Ed Yost

Last updated

Ed Yost
Ed yost balloonist.png
Born
Paul Edward Yost

(1919-06-30)June 30, 1919
DiedMay 27, 2007(2007-05-27) (aged 87)
NationalityFlag of the United States.svg  United States of America
OccupationInventor
Employer Raven Industries
General Mills
Known forballooning
Notable work
inventor of the modern hot air balloon
Parent(s)Charles L. Yost
Fleta Ferne Burman Yost (1895-1951)

Paul Edward Yost (June 30, 1919 May 27, 2007) was the American inventor of the modern hot air balloon and is referred to as the "Father of the Modern Day Hot-Air Balloon." [1] He worked for a high-altitude research division of General Mills in the early 1950s when he left to establish Raven Industries in 1956, along with several colleagues from General Mills. [2]

Contents

Raven Industries hot air sport balloons was founded in 1956 of Sioux Falls, SD YostGondola3.jpg
Raven Industries hot air sport balloons was founded in 1956 of Sioux Falls, SD

Inventor

Born on a farm 7 miles south of Bristow, Iowa to Charles L. Yost and Fleta Ferne Burman Yost, he first became involved in lighter-than-air ballooning when he leased his single-engine plane to General Mills to track their gas balloons. He became a senior engineer in the development of high-altitude research balloons.

In the 1950s, Yost's own interests turned toward reviving the lost practice of manned hot-air ballooning. This technology had first been invented in France by in the late 18th century by pioneers led by the Montgolfier brothers, but under the Montgolfier system, the balloon's air was heated by a ground fire prior to the balloon being released. The inherent danger of this type of balloon flight led to the system being abandoned when hydrogen and later helium became available.

One of Yost's key engineering insights was that a hot-air balloon could be made to carry its own fuel. The invention of relatively light burners fueled by bottled propane made it possible for the balloonist to re-heat the air inside the balloon for a longer flight. Yost’s invention improved modern hot-air balloons into semi-maneuverable aircraft. Yost's other hot-air balloon patents[ clarification needed ] included nonporous synthetic fabrics, maneuvering vents, and deflation systems for landing. Yost also designed the distinctive “teardrop” shape of the hot air balloon envelope itself. [3]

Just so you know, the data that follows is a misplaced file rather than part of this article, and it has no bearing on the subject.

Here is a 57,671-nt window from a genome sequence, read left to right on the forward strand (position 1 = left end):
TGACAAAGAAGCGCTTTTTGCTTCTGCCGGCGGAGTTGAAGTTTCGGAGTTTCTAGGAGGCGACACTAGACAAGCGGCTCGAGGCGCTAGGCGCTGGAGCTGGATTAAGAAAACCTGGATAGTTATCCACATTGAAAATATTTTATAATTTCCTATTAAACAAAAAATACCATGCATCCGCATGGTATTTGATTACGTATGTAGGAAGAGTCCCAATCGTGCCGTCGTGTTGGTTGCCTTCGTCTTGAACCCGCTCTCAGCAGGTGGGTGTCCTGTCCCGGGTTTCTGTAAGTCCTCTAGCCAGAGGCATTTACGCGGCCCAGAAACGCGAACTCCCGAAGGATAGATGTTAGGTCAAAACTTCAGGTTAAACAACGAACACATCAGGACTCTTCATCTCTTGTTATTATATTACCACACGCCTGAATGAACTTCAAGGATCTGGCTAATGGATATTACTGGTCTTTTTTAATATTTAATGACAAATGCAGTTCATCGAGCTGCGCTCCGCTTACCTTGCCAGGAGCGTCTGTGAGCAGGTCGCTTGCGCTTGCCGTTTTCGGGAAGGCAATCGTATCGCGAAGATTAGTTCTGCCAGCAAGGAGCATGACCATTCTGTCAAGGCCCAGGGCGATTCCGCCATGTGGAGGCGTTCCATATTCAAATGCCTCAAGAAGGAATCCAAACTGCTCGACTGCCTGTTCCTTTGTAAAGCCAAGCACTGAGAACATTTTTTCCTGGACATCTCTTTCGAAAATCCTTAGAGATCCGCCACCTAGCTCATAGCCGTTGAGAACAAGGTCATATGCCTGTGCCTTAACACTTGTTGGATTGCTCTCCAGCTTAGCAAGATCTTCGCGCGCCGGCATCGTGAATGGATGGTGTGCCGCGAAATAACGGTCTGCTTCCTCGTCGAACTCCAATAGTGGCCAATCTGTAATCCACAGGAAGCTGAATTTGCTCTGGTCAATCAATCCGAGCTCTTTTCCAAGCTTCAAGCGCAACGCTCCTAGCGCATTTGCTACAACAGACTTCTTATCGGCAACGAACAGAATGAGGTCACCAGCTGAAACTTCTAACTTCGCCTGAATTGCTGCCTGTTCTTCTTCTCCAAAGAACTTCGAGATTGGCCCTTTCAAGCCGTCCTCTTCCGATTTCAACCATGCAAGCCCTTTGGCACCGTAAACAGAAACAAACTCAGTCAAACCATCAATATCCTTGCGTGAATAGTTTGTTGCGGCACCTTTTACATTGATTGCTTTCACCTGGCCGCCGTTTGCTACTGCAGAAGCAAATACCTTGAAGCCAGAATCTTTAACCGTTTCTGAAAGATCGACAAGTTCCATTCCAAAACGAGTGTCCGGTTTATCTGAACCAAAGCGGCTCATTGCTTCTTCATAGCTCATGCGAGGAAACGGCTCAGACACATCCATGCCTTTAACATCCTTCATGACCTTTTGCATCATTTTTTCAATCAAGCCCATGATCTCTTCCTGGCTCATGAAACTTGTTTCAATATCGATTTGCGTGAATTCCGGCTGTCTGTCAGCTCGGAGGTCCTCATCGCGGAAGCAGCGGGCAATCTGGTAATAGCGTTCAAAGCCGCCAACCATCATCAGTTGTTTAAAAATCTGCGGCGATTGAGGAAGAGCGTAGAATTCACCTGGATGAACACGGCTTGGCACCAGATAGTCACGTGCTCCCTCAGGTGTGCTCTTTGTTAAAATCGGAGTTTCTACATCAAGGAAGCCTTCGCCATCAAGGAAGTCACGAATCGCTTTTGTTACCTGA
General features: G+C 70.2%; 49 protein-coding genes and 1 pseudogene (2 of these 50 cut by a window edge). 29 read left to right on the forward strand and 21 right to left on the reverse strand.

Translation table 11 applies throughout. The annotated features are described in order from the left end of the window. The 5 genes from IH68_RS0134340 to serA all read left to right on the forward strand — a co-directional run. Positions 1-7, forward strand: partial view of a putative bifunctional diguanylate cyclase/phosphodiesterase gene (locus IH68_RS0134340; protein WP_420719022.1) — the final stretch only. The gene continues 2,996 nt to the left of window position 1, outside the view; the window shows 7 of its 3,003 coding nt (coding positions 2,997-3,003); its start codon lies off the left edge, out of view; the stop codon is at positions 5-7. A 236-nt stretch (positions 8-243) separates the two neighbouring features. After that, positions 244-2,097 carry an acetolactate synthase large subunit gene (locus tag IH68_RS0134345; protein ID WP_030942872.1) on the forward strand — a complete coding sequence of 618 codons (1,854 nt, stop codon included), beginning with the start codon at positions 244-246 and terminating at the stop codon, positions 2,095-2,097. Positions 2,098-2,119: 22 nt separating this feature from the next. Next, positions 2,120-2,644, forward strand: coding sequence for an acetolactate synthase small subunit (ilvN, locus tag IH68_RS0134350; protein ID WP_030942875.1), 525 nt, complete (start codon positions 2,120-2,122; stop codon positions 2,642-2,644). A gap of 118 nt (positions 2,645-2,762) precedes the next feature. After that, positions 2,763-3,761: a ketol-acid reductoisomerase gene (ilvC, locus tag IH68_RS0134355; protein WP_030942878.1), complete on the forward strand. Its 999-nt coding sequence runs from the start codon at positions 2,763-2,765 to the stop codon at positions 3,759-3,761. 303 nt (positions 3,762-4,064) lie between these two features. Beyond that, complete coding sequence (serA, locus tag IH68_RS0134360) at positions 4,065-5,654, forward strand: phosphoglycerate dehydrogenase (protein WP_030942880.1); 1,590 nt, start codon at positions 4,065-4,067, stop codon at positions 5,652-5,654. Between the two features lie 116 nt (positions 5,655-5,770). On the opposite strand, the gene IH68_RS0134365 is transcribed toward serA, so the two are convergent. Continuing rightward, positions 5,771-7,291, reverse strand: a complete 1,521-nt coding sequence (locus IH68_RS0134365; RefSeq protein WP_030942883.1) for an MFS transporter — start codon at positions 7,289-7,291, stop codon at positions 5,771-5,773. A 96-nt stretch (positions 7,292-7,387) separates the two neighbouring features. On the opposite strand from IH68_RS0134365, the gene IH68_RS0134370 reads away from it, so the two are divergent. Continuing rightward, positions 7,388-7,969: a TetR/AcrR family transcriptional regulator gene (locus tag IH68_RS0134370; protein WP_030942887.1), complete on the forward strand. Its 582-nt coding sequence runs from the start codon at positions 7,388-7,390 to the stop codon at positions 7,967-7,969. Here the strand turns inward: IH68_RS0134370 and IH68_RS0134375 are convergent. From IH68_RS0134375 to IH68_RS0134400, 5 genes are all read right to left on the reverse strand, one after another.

Aviator

In October 1955, Yost developed and flew the first prototype of the modern hot-air balloon in a tethered flight. [3] The envelope was plastic film, and heat was provided by burning kerosene. This prototype flight uncovered conceptual flaws that Yost worked to overcome.

Raven Industries pioneered hot air balloons manufacturing. Founded in 1956 by Paul Edward Yost, J. R. Smith, Joseph Kaliszewski, and Dwayne Thon, while working in the General Mills scientific balloon program. Headquartered in Sioux Falls, SD; Raven was contracted by the US Navy's Office of Naval Research (ONR) to create a reusable, lightweight balloon that would carry a pilot to 10,000 feet and fly for three hours. Yost made the first tethered flight in October 1955. The envelope was plastic film used in gas balloons and heat from plumber’s pots burning kerosene. Yost remained aloft for 25 minutes and traveled three miles from the takeoff point. His first free flight in a hot air balloon, from Bruning, Nebraska on October 20, 1960, was with a nylon envelope and burners fueled by propane. Yost made a second flight from the famed Stratobowl, near Rapid City, South Dakota, in November 1960, with an improved balloon. Raven Industries sold their first civilian hot air balloon in November 1961, launching a new sport in the process. The Raven Vulcoon balloon, model S50A, with a basket constructed of aluminum tubing and fiberglass panels was the first hot air balloon to receive an airworthiness certificate from the Federal Aviation Administration. Registration number N1960R was manufactured in May 1972 and first flown on June 11 of that year. It's balloon envelope had a capacity of 56,500 cubic feet, an empty weight of 325 pounds, and a maximum gross lifting capacity of 1400 pounds. For its entire career, the balloon was owned and operated by the Tewksbury Balloon Club, Fairmont, New Jersey. [4]